Transforming Movement Health with Kinotek
Kinotek, a movement analysis company that helps physical therapists, chiropractors, and sports medicine professionals better understand human movement, was founded so that all humans can have better movement health. Kinotek uses AI and computer vision technology to map dynamic human movement in 3D and is focusing on healthcare, sports, and fitness markets. The company has raised $3.5 million in two rounds of venture capital funding, including investment from our Lake Nona Fund. A few months before the one-year anniversary of the launch of Kinotek’s inaugural product, CEO Pat Panaia discusses her role in guiding the company through its next phase of growth.
As a seasoned entrepreneur and experienced executive, what about Kinotek as a company stood out to you before joining the team?
I first met the team in 2020 and immediately understood the potential. I had spent 30 years in animal health bringing innovative technologies to veterinarians. Anytime you can make a process faster, easier, and with more objective data, it’s a win. Coincidentally, at the time I had my own knee pain that wouldn’t go away. Also, I was taken by the team’s optimism, persistence, and biomechanical engineering skills. When you combine an unmet market need with a team willing to work hard to find the right solution, it’s a formula for success. I made my first investment in 2020 and began helping the company on a regular basis in 2021. I became CEO in 2022.
Having worked in the veterinary industry, what parallels can you draw between working in human health and your experience in animal health?
Kinotek’s core customers, physical therapists, chiropractors, athletic trainers, and fitness professionals, are very much like veterinarians! They are hardworking, dedicated, and genuinely nice people who don’t always get the credit they deserve for their impact. Their business model is a challenge. Like veterinary practices, the market for physical therapy practices is consolidating. When I first started in animal health with a company called IDEXX, there was not a fast and easy way to do diagnostic bloodwork patient-side. This is exactly the situation today with Kinotek. Its users need a fast, easy, objective, and affordable way to measure movement health. Something better than their current plastic protractor (called a goniometer) and professional eye. Given all these similarities, I find opportunities every day to share my experience with animal health.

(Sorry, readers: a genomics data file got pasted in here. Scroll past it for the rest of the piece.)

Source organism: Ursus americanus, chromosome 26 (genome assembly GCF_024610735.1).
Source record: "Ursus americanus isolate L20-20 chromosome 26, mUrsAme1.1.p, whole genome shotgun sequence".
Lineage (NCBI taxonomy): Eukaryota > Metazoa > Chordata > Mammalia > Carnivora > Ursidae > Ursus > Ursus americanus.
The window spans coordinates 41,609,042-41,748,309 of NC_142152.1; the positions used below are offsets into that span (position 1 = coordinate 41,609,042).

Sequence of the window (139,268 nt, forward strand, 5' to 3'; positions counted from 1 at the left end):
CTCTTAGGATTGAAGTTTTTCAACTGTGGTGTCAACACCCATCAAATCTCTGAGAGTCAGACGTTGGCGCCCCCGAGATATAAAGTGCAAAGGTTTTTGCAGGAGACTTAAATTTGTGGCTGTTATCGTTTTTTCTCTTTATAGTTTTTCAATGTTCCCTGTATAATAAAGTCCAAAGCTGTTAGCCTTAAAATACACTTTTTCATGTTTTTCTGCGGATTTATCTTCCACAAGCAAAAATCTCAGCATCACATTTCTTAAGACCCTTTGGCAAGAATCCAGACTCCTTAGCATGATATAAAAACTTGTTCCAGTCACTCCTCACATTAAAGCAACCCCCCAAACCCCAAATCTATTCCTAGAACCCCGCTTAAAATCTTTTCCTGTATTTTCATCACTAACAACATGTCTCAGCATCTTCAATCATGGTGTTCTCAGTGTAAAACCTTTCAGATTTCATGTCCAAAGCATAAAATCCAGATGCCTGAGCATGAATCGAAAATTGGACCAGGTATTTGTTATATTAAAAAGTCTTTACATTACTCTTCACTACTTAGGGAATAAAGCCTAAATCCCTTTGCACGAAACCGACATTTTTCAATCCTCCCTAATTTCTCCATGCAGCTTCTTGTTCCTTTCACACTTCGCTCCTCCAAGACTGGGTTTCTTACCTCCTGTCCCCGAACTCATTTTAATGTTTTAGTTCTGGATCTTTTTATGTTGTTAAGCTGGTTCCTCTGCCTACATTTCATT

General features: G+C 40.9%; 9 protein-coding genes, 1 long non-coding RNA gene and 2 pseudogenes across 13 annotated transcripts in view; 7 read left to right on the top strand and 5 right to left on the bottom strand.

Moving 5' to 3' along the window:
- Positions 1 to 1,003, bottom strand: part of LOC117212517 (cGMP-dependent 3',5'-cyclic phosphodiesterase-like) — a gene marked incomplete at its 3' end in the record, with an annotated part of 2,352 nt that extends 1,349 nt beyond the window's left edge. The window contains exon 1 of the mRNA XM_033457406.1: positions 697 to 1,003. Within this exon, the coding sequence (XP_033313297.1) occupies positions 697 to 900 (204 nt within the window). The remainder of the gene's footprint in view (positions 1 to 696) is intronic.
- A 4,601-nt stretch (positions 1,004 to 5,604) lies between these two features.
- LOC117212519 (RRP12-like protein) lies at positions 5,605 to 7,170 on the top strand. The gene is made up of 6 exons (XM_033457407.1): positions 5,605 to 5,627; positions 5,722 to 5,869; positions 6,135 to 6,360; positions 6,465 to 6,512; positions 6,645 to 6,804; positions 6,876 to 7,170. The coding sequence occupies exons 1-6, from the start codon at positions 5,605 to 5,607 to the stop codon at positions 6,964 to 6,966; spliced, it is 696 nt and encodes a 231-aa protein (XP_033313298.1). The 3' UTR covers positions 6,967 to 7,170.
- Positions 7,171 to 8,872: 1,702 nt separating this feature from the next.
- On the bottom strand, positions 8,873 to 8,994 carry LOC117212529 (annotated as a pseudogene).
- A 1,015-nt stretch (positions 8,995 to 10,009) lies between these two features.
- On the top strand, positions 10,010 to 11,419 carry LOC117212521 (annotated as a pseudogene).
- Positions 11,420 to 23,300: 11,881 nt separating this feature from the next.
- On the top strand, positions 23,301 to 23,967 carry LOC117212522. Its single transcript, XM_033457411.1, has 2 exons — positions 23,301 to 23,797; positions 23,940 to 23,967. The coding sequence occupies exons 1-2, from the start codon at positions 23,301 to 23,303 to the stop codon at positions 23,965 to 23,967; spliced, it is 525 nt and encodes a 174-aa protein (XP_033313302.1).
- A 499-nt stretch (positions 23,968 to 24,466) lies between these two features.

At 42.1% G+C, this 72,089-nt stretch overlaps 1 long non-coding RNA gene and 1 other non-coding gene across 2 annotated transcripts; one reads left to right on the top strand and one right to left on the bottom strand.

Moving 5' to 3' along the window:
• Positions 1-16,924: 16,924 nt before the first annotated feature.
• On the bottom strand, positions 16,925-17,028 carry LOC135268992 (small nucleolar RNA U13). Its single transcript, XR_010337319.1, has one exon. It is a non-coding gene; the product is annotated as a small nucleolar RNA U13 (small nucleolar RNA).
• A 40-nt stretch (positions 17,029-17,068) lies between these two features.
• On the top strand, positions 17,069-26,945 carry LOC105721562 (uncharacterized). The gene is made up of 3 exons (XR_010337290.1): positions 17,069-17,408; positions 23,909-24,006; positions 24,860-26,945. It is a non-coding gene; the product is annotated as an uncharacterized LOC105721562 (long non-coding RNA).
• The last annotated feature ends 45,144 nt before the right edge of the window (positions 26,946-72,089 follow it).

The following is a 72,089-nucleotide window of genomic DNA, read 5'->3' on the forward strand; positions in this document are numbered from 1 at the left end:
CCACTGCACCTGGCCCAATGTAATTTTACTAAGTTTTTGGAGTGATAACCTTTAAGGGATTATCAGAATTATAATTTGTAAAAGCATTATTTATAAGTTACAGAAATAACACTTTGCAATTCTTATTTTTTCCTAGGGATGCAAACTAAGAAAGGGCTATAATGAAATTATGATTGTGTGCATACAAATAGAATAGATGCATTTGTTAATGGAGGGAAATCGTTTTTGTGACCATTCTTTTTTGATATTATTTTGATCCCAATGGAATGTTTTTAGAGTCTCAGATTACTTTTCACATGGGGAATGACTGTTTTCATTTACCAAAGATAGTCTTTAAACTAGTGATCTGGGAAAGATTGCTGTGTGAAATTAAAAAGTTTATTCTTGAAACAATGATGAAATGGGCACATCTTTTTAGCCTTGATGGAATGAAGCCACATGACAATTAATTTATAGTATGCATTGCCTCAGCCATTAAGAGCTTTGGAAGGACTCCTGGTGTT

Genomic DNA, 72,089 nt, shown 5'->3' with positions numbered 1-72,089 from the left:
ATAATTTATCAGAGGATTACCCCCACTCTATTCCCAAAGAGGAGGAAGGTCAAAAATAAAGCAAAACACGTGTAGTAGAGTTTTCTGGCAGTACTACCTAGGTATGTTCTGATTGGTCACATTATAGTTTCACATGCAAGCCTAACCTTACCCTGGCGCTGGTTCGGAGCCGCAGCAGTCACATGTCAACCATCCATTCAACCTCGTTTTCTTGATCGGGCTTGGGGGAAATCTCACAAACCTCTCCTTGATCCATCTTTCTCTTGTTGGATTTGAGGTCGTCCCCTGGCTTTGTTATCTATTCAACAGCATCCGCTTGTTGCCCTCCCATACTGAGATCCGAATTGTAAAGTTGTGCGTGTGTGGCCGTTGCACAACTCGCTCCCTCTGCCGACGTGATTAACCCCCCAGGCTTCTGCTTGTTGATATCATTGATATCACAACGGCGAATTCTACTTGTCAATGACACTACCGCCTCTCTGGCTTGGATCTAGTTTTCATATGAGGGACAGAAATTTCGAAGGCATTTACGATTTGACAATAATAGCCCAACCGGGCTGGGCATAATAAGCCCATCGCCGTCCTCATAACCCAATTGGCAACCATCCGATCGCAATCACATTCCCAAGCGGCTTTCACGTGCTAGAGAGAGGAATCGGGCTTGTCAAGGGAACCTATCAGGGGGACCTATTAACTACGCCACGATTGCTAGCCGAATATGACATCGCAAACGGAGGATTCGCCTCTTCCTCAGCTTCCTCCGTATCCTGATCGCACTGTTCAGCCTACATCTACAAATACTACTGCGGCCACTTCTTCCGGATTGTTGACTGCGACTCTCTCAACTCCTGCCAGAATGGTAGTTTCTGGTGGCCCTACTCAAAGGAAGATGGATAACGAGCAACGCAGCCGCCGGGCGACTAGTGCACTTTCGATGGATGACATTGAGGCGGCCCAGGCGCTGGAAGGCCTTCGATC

Kinotek’s mission is to give every human access to better movement health. What is Kinotek doing to make movement health accessible?
As mentioned, movement professionals face a very large problem: their primary affordable tool used to measure movement health is a plastic protractor called a goniometer. More sophisticated systems, until now, have been too expensive, complicated, and inaccessible. The goniometer is highly subjective, requires manual documentation, and is limited in what it can measure. Kinotek changes all this. Now you can get a sophisticated, objective, and comprehensive measurement of dynamic movement metrics in a way that is fast, easy, portable, and affordable. Plus, Kinotek assembles millions of data points, opening the door for data aggregation and advanced insights. The opportunity to reach millions of humans with better metrics leading to better outcomes is enormous and exciting!
What impact do you envision Kinotek will have made the health tech space in 5 years?
Today, 50% of Americans over 18 report some musculoskeletal dysfunction. And, there is gathering momentum in the medical field that movement itself is a biomarker, a vital sign, of health. When Kinotek can become the new, objective, and consistent gold standard for human movement measurement, we have the opportunity to impact humans globally. Our platform is scalable such that we can become that gold standard in 5 years.
What do you see as the most important factor that leads to innovation within the sports/health tech industry?
I once saw a talk by author Charles Duhigg about creativity. He told the story of choreographer Jerome Robbins and the development of the innovative musical West Side Story. As most people know, the story is about New York gangs. The genius of Robbins’ work was that he brought to this story his background and deep interest in classical ballet, his obsession with dime store novels, and his love of Shakespeare among many, many other interests. Duhigg calls him an “innovation broker” – someone who can piece together different ideas from completely different fields. So if you’ve seen the opening of West Side Story, you see New York gang members performing essentially ballet! Having a wide range of curiosities across many, many fields, I believe, is the key to any innovation. When we were in beta last year, we got feedback that testers were confused by our data presentation. After spending 20 years in veterinary diagnostics, I asked the team if we could present “movement metrics” like bloodwork. We could, we did, and it worked! So the most important factors for innovation? Be wildly and widely curious about a whole lot of different things and people, read a lot, meet different people, and be open to learning new things. Be an innovation broker to bring ideas together. Oh, and never give up (there’s that hard work again!).
To learn more about Kintoek, check out their recent features in Men’s Health and Mainebiz.